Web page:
This is the time of year when inter-county players invariably become rather more acquainted with one particular element of training – weights.
Dual bonus: Down playmaker Martin Clarke is among the leading Ulster players who can merge |physical power with subtle skills to the benefit of his team
It would not be an exaggeration to state that there is now more emphasis placed on strength and conditioning – or ‘bulking up’ as it is popularly referred to – within the GAA than on any other aspect of training and preparation for matches.
Upper body strength is deemed as an absolute essential if players are to survive in the intensity of county championship matches in particular and minimise their chances of incurring injury.
Yet there is a danger that skills are being sacrificed on the altar of conditioning. Indeed, in some counties, building up muscle-power and stamina now clearly take priority in training programmes.
While there is undoubtedly a place for this, I believe it is even more important that players are encouraged to hone their individual skills and that team patterns of play are developed with everyone sure of the role they will have in the overall strategy.
Former IRFU conditioning coach Mike McGurn, who is now part of the Armagh management team, is among those who suggest that county teams are putting “way too much emphasis” on fitness and conditioning and not enough on the basic skills.
And McGurn makes the point that he feels while many players are striving hard to bulk up they are actually doing the wrong kind of weight-training anyway.
This should surely serve as food for thought for those county managers and trainers who have already furnished their squad members with individual training programmes to follow during the close season while collective training is banned.
And when McGurn decries the skills of some of the leading players as “shocking” his comments must be taken on board.
Indeed, I have always held the opinion that because someone can run fast, prove elusive and perhaps is imbued with considerable flair, this will not help to make him a better footballer.
Natural skills must be honed and perfected and then applied effectively within a team concept. It is not by accident that the best players in various codes and not just in gaelic football produce consistently high skill levels.
Players like David Beckham, Jonny Wilkinson, Peter Canavan and others spent many long hours on their own on the training ground brushing up on their free-taking skills and other elements of their respective games before becoming iconic figures within their respective sports.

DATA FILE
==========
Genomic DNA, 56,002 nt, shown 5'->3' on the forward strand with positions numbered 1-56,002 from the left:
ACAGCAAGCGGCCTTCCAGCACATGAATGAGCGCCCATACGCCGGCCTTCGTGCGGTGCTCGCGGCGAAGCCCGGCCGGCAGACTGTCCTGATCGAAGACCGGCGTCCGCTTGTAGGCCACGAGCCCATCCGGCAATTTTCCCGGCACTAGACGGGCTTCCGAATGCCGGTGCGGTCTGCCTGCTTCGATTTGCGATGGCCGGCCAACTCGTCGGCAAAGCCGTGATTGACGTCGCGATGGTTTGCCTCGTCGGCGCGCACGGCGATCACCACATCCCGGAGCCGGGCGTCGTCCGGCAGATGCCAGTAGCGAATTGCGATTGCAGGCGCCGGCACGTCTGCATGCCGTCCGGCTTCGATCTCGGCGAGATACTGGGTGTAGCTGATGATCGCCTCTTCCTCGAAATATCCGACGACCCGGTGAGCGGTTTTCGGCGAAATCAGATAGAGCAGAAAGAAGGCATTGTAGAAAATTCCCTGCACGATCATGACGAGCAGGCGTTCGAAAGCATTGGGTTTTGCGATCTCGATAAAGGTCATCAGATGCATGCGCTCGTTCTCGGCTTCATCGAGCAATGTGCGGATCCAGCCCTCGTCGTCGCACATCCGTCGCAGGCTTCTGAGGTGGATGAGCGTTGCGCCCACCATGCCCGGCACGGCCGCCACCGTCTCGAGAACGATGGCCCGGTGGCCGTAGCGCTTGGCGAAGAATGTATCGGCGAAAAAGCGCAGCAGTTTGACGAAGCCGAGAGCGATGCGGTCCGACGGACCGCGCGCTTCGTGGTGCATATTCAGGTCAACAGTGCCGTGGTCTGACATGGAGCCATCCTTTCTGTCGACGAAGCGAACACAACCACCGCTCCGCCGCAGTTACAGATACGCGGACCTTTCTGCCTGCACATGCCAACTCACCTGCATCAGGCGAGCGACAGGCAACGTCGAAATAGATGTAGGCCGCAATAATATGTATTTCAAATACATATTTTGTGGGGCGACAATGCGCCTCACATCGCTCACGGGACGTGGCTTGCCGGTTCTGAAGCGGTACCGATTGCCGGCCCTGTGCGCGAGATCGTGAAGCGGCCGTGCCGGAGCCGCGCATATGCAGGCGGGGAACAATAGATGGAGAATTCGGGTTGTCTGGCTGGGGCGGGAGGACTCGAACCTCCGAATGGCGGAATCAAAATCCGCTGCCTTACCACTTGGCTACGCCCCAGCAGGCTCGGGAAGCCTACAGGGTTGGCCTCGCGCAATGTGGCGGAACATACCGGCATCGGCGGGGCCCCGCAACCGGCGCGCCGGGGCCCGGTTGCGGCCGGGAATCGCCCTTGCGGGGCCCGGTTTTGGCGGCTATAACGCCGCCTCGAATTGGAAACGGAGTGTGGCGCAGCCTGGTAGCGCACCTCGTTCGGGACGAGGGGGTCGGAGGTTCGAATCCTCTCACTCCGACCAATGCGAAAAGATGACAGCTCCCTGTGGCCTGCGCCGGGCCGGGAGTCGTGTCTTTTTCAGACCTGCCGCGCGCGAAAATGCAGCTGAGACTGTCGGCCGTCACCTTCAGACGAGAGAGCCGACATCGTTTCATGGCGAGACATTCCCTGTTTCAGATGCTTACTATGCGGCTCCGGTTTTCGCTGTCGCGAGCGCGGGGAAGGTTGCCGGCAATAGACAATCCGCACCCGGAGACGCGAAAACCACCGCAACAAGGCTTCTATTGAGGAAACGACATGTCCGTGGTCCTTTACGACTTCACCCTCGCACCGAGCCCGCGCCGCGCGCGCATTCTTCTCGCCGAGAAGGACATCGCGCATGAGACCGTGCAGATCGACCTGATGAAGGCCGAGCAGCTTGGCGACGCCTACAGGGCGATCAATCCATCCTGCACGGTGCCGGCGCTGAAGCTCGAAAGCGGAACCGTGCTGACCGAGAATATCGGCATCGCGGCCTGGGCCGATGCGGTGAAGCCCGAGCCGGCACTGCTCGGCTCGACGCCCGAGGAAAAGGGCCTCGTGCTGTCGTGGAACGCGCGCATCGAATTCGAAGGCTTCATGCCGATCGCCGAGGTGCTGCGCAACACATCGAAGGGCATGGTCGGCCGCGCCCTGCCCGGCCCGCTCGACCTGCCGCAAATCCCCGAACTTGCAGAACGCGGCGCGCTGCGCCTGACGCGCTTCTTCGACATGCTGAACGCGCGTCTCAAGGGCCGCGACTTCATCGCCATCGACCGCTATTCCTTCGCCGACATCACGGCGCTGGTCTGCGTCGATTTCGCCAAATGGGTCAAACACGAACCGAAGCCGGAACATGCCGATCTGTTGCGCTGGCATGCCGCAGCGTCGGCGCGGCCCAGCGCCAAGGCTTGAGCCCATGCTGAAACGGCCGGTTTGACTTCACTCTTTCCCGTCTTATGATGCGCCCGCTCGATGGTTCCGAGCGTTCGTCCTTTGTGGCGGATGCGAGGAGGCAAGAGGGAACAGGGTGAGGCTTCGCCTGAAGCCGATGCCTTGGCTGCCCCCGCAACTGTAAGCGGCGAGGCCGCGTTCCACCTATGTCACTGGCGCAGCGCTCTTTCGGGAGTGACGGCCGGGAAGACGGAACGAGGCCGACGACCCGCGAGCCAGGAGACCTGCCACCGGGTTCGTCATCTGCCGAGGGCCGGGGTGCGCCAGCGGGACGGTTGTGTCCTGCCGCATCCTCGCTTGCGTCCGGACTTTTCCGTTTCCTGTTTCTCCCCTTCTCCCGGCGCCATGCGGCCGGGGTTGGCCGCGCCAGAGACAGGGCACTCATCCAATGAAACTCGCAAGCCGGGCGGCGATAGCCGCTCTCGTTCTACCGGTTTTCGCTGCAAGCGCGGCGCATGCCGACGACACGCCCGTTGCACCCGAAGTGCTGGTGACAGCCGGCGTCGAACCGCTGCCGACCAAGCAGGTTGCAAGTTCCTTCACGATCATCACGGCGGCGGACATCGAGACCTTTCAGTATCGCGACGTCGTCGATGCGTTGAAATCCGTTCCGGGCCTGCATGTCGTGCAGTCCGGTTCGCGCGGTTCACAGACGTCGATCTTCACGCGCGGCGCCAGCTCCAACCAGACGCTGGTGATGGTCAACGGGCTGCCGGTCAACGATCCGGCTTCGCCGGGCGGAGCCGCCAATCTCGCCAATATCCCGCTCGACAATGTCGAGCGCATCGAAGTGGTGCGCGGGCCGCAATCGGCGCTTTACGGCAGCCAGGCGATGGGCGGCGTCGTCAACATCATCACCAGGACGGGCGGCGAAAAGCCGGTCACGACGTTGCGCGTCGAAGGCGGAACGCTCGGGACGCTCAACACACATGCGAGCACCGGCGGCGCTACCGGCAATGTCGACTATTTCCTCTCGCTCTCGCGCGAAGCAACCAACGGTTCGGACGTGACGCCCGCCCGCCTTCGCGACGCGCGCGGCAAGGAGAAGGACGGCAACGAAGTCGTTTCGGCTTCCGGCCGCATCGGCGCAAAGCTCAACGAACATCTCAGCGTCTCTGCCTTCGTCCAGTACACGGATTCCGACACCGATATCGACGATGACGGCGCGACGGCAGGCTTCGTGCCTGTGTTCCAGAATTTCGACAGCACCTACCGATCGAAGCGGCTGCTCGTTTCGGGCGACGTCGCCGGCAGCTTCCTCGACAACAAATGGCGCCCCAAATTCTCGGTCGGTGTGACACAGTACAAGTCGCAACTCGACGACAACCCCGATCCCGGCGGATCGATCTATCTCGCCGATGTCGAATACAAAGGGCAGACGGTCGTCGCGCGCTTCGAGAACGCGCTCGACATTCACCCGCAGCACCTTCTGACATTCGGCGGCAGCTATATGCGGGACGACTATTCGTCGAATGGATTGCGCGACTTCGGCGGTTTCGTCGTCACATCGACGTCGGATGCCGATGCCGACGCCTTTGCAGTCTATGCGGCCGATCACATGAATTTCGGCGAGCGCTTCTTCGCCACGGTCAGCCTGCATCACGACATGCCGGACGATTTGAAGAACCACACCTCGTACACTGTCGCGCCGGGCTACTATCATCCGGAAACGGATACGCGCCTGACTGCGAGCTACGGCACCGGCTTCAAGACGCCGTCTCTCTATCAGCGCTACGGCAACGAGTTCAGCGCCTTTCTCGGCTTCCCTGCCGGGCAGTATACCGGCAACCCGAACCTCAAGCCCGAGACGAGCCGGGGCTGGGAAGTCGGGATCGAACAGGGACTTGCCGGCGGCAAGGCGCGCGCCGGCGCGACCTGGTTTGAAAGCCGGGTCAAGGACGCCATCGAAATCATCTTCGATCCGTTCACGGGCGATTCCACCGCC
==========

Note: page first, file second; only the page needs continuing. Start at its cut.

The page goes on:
It may not be everyone’s cup of tea to maybe put 15 footballs - of whatever shape - into a bag and then spend lonely hours kicking them in the direction of posts but patience and perseverance has certainly paid off for these three players and for others.
Colm Cooper, Bernard Brogan, Martin Clarke, Stephen O’Neill, Daniel Goulding, Johnny Doyle and Joe Sheridan are among some of the most accomplished gaelic footballers in the country yet none of these players would suggest that he is the finished article.
The top players never cease to practice – they know that, like all other players, they are only as good as their last game irrespective of what they have achieved up until then.
Different players are masters of different facets of play – in past years Anthony Tohill’s high fielding was a joy to watch, Enda McNulty was a tenacious man-marker and Mickey Linden had pace to burn.
In today’s game, where the intensity is much greater and the deployment of a full raft of substitutes is the rule rather than the exception, managers will look to the range of gifts that individual players will bring to the table.
The recent International Rules series underlined some of the shortcomings of our top players – their poor foot-passing, their inability to move the ball quickly when under pressure, their erractic shot options.
And if our leading lights are guilty of such shortcomings, then it seems reasonable to conclude that this malaise could be endemic in gaelic football.
While weight-training certainly has its place over the course of the winter, I firmly believe that much more time should be spent inculcating the virtues of accurate passing, safe handling and respecting the team ethic into players.
It’s recognised more than ever than only a combined effort on the park by all players will help to take a county team to success.